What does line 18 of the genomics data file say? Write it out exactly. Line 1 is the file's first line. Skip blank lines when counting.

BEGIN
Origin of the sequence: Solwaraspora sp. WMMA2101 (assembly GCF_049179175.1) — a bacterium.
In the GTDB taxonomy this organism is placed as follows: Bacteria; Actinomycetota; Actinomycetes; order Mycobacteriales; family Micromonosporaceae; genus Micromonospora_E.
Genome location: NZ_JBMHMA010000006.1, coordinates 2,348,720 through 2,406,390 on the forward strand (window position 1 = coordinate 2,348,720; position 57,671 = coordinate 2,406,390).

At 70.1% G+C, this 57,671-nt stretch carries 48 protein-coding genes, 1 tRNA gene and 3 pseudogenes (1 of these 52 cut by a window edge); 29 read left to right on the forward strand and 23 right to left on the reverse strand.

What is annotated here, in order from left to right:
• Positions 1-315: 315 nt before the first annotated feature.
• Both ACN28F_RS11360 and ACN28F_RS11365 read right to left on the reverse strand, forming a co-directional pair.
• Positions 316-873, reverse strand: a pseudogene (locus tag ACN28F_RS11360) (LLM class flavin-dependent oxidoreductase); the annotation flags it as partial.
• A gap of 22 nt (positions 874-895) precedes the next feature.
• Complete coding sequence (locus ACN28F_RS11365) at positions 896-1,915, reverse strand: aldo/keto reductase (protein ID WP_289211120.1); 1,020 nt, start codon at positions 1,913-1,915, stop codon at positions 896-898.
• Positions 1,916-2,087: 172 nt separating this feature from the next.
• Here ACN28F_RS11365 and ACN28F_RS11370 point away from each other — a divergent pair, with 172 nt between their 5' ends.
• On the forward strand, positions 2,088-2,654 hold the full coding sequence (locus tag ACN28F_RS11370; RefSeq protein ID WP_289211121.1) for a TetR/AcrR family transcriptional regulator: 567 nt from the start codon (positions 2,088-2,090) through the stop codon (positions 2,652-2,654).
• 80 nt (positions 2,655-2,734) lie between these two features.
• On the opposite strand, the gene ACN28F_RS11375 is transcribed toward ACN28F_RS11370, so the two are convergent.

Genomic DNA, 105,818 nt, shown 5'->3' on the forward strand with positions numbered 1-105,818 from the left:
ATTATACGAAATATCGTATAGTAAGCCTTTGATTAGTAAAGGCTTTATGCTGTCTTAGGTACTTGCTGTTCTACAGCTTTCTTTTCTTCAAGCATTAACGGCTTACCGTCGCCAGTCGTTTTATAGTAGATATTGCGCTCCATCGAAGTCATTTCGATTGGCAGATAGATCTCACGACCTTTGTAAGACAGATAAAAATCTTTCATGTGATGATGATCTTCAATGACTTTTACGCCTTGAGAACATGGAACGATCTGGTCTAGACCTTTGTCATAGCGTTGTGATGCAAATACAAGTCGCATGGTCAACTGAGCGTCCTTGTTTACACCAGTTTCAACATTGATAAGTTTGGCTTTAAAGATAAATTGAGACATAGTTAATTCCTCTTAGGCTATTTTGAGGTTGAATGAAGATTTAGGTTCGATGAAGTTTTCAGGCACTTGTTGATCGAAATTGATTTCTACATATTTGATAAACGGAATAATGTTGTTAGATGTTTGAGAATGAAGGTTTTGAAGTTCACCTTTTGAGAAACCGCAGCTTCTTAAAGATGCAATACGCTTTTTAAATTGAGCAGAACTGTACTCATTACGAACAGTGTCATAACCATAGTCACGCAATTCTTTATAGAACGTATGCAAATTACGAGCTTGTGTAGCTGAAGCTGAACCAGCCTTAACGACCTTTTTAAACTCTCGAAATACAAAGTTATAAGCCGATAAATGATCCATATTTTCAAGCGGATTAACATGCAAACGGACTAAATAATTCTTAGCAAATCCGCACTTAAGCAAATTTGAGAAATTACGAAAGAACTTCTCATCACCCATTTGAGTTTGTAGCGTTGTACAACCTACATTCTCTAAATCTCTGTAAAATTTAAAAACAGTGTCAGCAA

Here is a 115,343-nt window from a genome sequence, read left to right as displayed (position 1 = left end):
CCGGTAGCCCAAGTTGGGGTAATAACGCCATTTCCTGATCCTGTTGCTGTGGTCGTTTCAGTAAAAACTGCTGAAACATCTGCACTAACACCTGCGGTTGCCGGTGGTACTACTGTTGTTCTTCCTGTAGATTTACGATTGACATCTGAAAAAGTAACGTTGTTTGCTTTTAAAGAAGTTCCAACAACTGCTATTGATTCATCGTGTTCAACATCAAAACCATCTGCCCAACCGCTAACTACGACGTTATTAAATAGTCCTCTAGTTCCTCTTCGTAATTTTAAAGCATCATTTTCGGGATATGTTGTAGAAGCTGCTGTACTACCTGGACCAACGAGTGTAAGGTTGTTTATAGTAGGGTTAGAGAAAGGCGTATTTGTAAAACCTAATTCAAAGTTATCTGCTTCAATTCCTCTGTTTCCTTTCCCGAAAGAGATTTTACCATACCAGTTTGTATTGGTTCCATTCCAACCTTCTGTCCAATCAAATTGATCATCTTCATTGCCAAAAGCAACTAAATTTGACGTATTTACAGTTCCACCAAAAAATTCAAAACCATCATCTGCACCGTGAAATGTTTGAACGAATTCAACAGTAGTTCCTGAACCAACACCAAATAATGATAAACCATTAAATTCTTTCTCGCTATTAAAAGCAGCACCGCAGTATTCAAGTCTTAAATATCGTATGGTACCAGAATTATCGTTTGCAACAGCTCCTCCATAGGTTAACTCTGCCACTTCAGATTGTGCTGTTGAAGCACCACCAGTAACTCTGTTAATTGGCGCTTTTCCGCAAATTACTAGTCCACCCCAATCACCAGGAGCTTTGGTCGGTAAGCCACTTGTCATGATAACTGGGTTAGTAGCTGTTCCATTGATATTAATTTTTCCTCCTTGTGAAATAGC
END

Here is a 115,343-nt window from a genome sequence, read left to right as displayed (position 1 = left end):